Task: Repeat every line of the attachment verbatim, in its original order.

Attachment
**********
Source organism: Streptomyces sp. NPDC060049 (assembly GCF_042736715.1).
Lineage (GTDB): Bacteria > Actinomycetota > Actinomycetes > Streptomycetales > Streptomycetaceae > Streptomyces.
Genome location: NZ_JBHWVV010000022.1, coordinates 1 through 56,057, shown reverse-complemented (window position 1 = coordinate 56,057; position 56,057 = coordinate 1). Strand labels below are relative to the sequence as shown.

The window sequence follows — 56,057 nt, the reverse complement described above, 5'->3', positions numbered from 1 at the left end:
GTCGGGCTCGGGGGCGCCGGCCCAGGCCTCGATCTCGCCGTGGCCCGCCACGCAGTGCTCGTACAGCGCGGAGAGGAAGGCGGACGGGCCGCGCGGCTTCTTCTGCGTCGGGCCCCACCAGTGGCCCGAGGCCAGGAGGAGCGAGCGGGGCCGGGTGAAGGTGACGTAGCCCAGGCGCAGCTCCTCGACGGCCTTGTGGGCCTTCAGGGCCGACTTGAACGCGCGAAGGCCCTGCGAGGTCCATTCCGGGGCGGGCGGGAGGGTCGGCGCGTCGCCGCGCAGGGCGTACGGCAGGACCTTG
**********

Source organism: Streptomyces sp. NPDC060049 (assembly GCF_042736715.1).
Lineage (GTDB): Bacteria > Actinomycetota > Actinomycetes > Streptomycetales > Streptomycetaceae > Streptomyces.
Genome location: NZ_JBHWVV010000022.1, coordinates 1 through 56,057, shown reverse-complemented (window position 1 = coordinate 56,057; position 56,057 = coordinate 1). Strand labels below are relative to the sequence as shown.

The window sequence follows — 56,057 nt, the reverse complement described above, 5'->3', positions numbered from 1 at the left end:
GTCGGGCTCGGGGGCGCCGGCCCAGGCCTCGATCTCGCCGTGGCCCGCCACGCAGTGCTCGTACAGCGCGGAGAGGAAGGCGGACGGGCCGCGCGGCTTCTTCTGCGTCGGGCCCCACCAGTGGCCCGAGGCCAGGAGGAGCGAGCGGGGCCGGGTGAAGGTGACGTAGCCCAGGCGCAGCTCCTCGACGGCCTTGTGGGCCTTCAGGGCCGACTTGAACGCGCGAAGGCCCTGCGAGGTCCATTCCGGGGCGGGCGGGAGGGTCGGCGCGTCGCCGCGCAGGGCGTACGGCAGGACCTTG